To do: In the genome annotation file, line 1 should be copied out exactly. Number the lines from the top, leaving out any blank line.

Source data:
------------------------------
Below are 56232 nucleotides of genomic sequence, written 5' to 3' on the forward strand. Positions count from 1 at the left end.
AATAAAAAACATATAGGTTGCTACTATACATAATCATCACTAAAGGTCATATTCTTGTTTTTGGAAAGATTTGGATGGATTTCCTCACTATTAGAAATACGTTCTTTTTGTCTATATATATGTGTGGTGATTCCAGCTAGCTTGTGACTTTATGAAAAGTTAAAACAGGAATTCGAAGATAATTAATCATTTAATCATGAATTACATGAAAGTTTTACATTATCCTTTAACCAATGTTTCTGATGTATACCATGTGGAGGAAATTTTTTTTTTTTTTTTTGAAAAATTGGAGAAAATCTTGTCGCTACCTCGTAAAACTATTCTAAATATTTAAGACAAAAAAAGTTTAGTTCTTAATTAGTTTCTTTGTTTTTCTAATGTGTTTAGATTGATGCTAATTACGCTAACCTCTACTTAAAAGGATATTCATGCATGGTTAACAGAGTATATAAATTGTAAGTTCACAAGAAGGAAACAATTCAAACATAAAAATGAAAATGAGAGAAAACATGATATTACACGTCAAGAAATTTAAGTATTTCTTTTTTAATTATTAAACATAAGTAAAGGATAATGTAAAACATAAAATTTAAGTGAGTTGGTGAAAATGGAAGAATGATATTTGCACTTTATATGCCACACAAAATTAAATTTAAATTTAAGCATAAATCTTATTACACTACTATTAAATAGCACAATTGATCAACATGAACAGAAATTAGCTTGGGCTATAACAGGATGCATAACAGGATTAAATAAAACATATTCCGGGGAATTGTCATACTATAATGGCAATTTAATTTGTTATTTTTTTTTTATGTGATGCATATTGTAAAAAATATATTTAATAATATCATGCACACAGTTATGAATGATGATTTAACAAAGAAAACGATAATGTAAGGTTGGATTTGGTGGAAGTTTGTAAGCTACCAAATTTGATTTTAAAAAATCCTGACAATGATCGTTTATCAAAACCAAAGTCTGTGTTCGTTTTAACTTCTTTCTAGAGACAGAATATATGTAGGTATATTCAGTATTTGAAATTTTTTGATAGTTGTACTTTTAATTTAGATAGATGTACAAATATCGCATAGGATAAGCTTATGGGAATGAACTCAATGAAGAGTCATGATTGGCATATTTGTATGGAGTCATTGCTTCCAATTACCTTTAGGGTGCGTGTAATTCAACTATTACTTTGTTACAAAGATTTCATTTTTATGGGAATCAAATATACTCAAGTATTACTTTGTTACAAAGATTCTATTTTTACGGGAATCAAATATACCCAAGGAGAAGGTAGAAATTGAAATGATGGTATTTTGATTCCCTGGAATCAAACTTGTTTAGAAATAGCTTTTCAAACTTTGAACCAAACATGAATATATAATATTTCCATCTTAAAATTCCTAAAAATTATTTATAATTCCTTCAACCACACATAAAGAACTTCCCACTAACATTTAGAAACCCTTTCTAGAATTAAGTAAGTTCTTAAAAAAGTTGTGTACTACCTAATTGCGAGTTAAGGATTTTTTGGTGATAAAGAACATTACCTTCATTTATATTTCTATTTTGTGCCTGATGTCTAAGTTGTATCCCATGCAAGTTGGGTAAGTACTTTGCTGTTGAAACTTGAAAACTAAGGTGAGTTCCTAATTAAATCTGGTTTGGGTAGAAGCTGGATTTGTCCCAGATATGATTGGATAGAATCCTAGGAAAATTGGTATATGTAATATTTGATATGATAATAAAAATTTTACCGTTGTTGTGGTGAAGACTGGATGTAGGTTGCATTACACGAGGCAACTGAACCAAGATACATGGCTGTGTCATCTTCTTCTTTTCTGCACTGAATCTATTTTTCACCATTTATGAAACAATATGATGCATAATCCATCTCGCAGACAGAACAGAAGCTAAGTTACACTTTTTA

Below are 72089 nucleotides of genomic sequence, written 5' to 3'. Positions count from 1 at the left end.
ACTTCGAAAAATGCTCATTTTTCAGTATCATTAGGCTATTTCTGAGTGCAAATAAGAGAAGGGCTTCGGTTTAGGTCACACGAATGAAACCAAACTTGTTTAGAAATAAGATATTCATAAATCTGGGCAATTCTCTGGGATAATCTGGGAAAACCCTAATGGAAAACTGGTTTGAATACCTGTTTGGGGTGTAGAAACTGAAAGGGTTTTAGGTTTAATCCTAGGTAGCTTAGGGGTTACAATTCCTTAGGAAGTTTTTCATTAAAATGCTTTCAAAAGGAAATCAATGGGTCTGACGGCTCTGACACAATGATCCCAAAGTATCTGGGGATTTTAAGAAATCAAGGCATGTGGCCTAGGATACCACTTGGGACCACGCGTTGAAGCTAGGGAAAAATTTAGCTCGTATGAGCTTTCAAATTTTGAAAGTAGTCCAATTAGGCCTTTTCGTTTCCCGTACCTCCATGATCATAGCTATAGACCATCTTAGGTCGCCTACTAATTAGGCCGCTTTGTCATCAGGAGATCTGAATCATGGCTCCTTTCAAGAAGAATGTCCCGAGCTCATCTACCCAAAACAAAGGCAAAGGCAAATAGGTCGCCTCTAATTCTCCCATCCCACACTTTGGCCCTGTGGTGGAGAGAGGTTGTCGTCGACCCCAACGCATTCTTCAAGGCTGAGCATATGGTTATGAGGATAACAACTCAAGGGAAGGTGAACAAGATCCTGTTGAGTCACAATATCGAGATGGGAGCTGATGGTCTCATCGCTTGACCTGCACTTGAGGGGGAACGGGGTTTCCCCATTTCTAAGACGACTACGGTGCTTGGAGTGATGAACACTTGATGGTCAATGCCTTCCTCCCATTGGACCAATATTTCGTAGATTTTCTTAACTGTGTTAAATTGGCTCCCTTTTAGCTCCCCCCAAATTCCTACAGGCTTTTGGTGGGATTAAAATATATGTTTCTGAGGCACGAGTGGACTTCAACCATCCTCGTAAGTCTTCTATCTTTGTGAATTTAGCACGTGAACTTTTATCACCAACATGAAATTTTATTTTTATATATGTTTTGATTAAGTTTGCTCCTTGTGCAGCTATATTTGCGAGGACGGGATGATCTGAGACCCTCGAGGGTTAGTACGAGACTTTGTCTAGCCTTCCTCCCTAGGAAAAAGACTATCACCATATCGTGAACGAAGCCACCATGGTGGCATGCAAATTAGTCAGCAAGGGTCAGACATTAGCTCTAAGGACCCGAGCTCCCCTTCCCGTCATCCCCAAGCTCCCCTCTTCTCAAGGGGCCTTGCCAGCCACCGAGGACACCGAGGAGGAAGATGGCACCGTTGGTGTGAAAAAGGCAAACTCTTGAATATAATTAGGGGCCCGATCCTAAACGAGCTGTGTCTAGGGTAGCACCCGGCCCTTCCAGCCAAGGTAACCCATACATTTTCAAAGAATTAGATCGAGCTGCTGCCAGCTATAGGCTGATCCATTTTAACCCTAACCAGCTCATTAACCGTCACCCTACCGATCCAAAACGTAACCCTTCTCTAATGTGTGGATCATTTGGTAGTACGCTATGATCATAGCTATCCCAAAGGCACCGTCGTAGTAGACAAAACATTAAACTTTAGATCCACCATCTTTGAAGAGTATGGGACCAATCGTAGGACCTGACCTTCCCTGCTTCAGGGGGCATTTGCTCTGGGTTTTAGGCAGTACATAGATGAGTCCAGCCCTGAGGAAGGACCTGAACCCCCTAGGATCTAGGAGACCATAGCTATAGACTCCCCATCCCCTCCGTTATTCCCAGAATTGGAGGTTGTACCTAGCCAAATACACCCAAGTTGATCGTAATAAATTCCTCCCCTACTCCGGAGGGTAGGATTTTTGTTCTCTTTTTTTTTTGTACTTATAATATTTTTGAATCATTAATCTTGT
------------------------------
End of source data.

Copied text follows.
Below are 56232 nucleotides of genomic sequence, written 5' to 3' on the forward strand. Positions count from 1 at the left end.